Micronutrients Deficiency, Supplementation and Novel Coronavirus Infections-A Systematic Review and Meta-Analysis.

Nutrients. 2021;13(5)
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Coronaviruses are a family of enveloped RNA viruses capable of infecting both humans and animals. A robust immune system has general protective effects against disease infection and severity. Micronutrients are shown to be fundamental in strengthening and maintaining immune function. The aim of this study was to systematically assess the associations between micronutrient supplementation or deficiency, with novel coronavirus incidence and its associated severity. This study is a systematic review and meta-analysis of 19 studies. Only literature on COVID-19 induced by SARS-CoV-2 were recovered from the systematic search. Results demonstrate significantly reduced odds of COVID-19 incidence, and ICU admissions or severe/critical disease onset in individuals without micronutrient deficiency. Authors conclude that integrating micronutrients into the prevention and therapeutic management of COVID-19 may complement nonpharmaceutical interventions to reduce the risk of transmission and disease severity in an unvaccinated population.


BACKGROUND Micronutrients play roles in strengthening and maintaining immune function, but their supplementation and/or deficiency effects on respiratory tract infections are inconclusive. This review aims to systematically assess the associations between micronutrient supplementation or deficiency, with novel coronavirus incidence and disease severity. METHODS Systematic literature searches conducted in five electronic databases identified 751 unique studies, of which 33 studies (five supplementation studies, one supplementation and deficiency study, and 27 deficiency studies) were eventually included in this review. Proportions of incidence and severity outcomes in each group, and adjusted summary statistics with their relevant 95% confidence intervaIs (CI) were extracted. Data from 19 studies were pooled in meta-analysis using the generic inverse variance method. FINDINGS A total of 360,346 patients across 16 countries, with a mean age between 32 and 87.7 years, were involved across 33 studies. All studies were on COVID-19 infections. In individuals without micronutrient deficiency, there was a significant reduction on odds of COVID-19 incidence (pooled OR: 0.37, 95% CI: 0.18, 0.78), and ICU admissions or severe/critical disease onset when combined as a severity outcome (pooled OR: 0.26, 95% CI: 0.08, 0.89). Insignificant protective effects were observed on other outcome measures, namely mortality, ICU admission, progression to respiratory-related complications, severe/critical disease onset or requiring respiratory support and hospitalization rate. CONCLUSION The absence of micronutrient deficiency significantly reduced COVID-19 incidence and clinical deterioration in hospitalized patients. Usage of micronutrients as prophylaxis and complementary supplement in therapeutic management of COVID-19 patients may be a promising and cost-effective approach warranting in-depth investigation.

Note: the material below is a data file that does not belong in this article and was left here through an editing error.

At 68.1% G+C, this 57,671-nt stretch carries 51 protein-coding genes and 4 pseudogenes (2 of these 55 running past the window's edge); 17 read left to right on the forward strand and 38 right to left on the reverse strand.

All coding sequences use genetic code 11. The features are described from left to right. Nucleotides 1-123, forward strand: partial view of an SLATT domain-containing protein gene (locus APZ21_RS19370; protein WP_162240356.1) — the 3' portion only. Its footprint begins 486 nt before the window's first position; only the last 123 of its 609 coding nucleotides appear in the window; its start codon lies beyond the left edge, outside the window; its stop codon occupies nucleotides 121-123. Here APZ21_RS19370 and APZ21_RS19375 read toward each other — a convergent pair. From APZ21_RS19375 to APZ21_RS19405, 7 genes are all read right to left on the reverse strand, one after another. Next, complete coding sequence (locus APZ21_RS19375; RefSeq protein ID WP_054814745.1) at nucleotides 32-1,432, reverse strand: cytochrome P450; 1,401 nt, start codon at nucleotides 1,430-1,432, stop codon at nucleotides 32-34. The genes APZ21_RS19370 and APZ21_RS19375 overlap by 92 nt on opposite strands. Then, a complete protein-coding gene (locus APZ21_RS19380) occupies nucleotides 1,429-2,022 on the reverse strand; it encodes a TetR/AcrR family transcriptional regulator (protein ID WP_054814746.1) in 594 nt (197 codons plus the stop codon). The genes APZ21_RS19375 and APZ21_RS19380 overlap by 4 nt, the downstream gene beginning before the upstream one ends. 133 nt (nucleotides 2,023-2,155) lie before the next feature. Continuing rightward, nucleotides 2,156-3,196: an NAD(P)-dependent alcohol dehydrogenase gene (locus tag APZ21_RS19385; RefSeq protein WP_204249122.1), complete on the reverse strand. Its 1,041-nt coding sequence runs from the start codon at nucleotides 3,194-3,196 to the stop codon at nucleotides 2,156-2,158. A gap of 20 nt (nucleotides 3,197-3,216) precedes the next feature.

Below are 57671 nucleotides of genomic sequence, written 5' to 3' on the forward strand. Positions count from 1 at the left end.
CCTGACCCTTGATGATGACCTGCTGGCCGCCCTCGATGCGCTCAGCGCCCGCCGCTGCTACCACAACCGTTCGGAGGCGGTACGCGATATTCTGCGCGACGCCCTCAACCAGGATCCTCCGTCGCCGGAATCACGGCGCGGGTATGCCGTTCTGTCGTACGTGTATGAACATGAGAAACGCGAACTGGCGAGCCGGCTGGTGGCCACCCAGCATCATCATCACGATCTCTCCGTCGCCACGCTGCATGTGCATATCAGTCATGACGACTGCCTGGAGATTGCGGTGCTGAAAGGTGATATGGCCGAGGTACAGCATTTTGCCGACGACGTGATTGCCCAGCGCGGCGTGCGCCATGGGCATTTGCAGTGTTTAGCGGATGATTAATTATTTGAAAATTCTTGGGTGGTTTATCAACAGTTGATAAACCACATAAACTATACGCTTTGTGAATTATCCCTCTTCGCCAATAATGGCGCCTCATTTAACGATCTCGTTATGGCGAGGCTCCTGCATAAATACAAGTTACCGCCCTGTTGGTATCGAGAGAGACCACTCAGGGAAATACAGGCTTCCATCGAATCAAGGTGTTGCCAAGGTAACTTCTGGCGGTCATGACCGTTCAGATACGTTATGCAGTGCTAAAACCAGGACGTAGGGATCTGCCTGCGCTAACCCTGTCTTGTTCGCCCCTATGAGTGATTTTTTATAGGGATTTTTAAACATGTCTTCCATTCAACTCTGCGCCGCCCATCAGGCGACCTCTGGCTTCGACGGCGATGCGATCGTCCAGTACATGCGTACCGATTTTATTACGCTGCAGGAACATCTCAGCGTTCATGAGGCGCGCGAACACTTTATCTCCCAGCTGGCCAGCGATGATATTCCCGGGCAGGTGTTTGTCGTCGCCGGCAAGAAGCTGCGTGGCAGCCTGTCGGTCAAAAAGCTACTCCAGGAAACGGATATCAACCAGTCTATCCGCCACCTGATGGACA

Lifestyle medicine

Fundamental Clinical Imbalances : Immune and inflammation
Patient Centred Factors : Triggers/COVID-19
Environmental Inputs : Diet ; Nutrients
Personal Lifestyle Factors : Nutrition
Functional Laboratory Testing : Not applicable

Methodological quality

Jadad score : Not applicable
Allocation concealment : Not applicable